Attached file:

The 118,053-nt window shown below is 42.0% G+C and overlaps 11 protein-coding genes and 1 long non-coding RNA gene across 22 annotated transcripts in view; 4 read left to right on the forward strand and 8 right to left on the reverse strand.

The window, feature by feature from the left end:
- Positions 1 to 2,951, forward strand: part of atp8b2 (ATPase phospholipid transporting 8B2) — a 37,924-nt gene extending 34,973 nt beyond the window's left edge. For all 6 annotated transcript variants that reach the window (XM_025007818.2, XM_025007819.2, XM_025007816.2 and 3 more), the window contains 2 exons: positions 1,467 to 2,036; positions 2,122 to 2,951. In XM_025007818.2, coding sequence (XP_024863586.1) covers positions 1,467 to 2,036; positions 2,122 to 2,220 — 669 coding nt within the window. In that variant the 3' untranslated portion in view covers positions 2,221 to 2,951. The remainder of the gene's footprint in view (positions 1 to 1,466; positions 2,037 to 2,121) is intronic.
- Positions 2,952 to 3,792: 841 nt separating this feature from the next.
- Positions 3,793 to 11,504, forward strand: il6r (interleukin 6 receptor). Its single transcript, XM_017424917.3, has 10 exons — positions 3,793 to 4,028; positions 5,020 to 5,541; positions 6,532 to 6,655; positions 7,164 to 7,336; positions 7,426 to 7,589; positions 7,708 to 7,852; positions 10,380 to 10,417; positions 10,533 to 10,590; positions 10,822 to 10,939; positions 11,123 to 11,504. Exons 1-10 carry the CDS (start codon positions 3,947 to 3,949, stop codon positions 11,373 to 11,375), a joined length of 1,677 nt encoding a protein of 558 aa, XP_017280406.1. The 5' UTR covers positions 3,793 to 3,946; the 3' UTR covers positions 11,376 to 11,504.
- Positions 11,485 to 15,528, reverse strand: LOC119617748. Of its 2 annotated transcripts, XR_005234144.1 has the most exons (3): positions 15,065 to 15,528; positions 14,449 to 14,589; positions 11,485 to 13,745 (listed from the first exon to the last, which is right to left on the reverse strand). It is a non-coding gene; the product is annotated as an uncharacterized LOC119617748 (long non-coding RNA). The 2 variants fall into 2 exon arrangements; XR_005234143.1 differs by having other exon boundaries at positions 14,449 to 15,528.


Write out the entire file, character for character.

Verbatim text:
The 118,053-nt window shown below is 42.0% G+C and overlaps 11 protein-coding genes and 1 long non-coding RNA gene across 22 annotated transcripts in view; 4 read left to right on the forward strand and 8 right to left on the reverse strand.

The window, feature by feature from the left end:
- Positions 1 to 2,951, forward strand: part of atp8b2 (ATPase phospholipid transporting 8B2) — a 37,924-nt gene extending 34,973 nt beyond the window's left edge. For all 6 annotated transcript variants that reach the window (XM_025007818.2, XM_025007819.2, XM_025007816.2 and 3 more), the window contains 2 exons: positions 1,467 to 2,036; positions 2,122 to 2,951. In XM_025007818.2, coding sequence (XP_024863586.1) covers positions 1,467 to 2,036; positions 2,122 to 2,220 — 669 coding nt within the window. In that variant the 3' untranslated portion in view covers positions 2,221 to 2,951. The remainder of the gene's footprint in view (positions 1 to 1,466; positions 2,037 to 2,121) is intronic.
- Positions 2,952 to 3,792: 841 nt separating this feature from the next.
- Positions 3,793 to 11,504, forward strand: il6r (interleukin 6 receptor). Its single transcript, XM_017424917.3, has 10 exons — positions 3,793 to 4,028; positions 5,020 to 5,541; positions 6,532 to 6,655; positions 7,164 to 7,336; positions 7,426 to 7,589; positions 7,708 to 7,852; positions 10,380 to 10,417; positions 10,533 to 10,590; positions 10,822 to 10,939; positions 11,123 to 11,504. Exons 1-10 carry the CDS (start codon positions 3,947 to 3,949, stop codon positions 11,373 to 11,375), a joined length of 1,677 nt encoding a protein of 558 aa, XP_017280406.1. The 5' UTR covers positions 3,793 to 3,946; the 3' UTR covers positions 11,376 to 11,504.
- Positions 11,485 to 15,528, reverse strand: LOC119617748. Of its 2 annotated transcripts, XR_005234144.1 has the most exons (3): positions 15,065 to 15,528; positions 14,449 to 14,589; positions 11,485 to 13,745 (listed from the first exon to the last, which is right to left on the reverse strand). It is a non-coding gene; the product is annotated as an uncharacterized LOC119617748 (long non-coding RNA). The 2 variants fall into 2 exon arrangements; XR_005234143.1 differs by having other exon boundaries at positions 14,449 to 15,528.